A display of works by Korean calligraphers featuring excerpts from late President Ho Chi Minh's famous collection of poems, "Prison Diary," opened in Hanoi on Monday.
The event at the Korean Culture Center, 49 Nguyen Du Street, commemorates the 122nd birthday of Ho Chi Minh (May 19) and 20 years of diplomatic relations between Vietnam and the Republic of Korea.
The exhibition, which ends on May 31, features 45 Korean translations of Ho Chi Minh's poems created by 23 calligraphers from provinces of Gwangju and Jeollanam-do and three from Vietnam.
Nhat Ky Trong Tu (Prison Diary) is a collection of more than 100 poems which Uncle Ho wrote in Chinese script after he was arrested by the Chang Kai-shek regime and held in 18 prisons in Guangxi, China from August 1942 to September 1943.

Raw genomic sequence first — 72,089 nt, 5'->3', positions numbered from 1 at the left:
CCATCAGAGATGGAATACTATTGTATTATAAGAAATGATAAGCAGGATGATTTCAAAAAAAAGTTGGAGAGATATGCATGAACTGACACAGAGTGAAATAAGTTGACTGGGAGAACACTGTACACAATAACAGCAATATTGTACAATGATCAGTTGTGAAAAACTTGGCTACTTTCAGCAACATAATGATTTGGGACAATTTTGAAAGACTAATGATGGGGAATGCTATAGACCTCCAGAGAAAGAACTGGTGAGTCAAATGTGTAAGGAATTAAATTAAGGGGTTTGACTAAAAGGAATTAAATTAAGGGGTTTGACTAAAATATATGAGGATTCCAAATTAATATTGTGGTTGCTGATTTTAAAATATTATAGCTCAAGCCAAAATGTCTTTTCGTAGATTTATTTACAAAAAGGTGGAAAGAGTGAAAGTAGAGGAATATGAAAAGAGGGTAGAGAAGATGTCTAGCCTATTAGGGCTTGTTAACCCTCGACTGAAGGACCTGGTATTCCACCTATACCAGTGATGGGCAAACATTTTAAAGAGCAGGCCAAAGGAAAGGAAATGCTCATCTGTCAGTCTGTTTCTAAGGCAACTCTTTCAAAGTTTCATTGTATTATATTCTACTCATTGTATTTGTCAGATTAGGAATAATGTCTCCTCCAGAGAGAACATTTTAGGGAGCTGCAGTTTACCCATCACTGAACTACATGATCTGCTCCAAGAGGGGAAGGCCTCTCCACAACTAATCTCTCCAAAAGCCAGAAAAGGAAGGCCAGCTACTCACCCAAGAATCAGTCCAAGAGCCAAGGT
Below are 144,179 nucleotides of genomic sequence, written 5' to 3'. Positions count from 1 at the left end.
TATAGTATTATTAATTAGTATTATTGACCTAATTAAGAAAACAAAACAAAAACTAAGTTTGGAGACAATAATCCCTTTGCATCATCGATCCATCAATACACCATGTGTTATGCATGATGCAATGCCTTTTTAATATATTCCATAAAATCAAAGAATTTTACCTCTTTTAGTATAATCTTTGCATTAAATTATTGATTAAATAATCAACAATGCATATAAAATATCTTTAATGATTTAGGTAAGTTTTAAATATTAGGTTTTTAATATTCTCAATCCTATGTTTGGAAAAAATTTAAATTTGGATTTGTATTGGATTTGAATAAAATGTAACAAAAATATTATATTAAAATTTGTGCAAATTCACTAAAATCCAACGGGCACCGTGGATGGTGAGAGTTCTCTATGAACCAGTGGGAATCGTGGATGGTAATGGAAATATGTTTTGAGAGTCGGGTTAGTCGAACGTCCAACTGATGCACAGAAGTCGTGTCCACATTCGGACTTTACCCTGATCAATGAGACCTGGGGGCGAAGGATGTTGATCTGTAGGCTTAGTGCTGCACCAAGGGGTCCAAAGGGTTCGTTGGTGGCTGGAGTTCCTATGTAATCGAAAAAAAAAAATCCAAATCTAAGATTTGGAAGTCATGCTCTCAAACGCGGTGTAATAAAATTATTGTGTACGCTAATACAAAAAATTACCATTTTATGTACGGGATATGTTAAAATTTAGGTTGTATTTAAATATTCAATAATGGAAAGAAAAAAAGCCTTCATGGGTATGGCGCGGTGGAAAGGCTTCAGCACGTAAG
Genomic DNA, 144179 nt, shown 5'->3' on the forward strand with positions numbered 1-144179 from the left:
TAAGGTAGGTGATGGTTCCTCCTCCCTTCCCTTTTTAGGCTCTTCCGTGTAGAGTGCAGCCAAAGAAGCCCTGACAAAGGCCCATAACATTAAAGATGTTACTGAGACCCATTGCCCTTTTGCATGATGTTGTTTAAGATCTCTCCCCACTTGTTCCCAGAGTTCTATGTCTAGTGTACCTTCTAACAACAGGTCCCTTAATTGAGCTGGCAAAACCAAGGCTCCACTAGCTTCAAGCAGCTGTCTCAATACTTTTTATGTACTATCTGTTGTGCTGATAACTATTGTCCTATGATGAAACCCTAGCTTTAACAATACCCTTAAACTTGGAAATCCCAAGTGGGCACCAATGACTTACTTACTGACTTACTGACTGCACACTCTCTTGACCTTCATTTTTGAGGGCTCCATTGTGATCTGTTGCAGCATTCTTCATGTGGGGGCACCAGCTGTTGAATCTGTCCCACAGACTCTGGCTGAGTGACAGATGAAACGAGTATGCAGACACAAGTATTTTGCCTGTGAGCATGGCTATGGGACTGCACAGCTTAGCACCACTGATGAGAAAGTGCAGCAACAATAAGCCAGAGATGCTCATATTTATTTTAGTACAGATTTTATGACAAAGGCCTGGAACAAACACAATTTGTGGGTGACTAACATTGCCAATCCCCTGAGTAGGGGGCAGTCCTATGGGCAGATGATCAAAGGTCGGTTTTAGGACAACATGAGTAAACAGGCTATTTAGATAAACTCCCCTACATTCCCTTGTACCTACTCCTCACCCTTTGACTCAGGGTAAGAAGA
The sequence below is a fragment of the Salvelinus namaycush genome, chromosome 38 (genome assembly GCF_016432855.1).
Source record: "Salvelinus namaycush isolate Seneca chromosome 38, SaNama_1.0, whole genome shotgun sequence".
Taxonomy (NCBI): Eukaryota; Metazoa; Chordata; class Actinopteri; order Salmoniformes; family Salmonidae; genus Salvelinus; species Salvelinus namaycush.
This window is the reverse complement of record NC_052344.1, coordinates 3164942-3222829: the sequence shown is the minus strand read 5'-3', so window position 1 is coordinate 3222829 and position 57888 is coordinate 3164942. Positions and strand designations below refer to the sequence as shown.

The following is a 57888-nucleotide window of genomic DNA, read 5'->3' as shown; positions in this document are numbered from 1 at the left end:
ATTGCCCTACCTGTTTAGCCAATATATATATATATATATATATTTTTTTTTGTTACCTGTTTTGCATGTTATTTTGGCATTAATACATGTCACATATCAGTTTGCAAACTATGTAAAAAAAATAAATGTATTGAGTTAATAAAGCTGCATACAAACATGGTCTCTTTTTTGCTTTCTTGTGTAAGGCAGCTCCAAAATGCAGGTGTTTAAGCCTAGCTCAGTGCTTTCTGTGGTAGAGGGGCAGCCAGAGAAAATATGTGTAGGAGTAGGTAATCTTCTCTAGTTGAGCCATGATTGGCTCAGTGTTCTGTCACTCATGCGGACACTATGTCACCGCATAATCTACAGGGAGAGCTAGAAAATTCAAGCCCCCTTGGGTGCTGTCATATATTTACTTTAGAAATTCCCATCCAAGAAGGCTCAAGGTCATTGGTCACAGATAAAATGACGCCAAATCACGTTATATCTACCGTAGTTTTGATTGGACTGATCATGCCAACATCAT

The calligraphic works showcase the respect and love of Korean calligraphers in particular, and the Korean people in general have for the former Vietnamese president, said the Korean Culture Center's director, Keum Gi Hyung.
"We hope that the exhibition will help the Korean people gain a better understanding of President Ho Chi Minh and his revolutionary life and help cement the tie between the two countries," he said.
The exhibit has come to Hanoi after being displayed at the Museum of Sunchon National University in Jeollanam-do in South Korea last month.
This is Vietnam's third display of the poems of "Prison Diary" presented in Korean calligraphy. The first exhibition was organized in 2005 in seven cities in Korea and Vietnam while the second took place in 2010 it nine Korean and Vietnamese cities.
The exhibited works were later presented to the Ho Chi Minh Museum.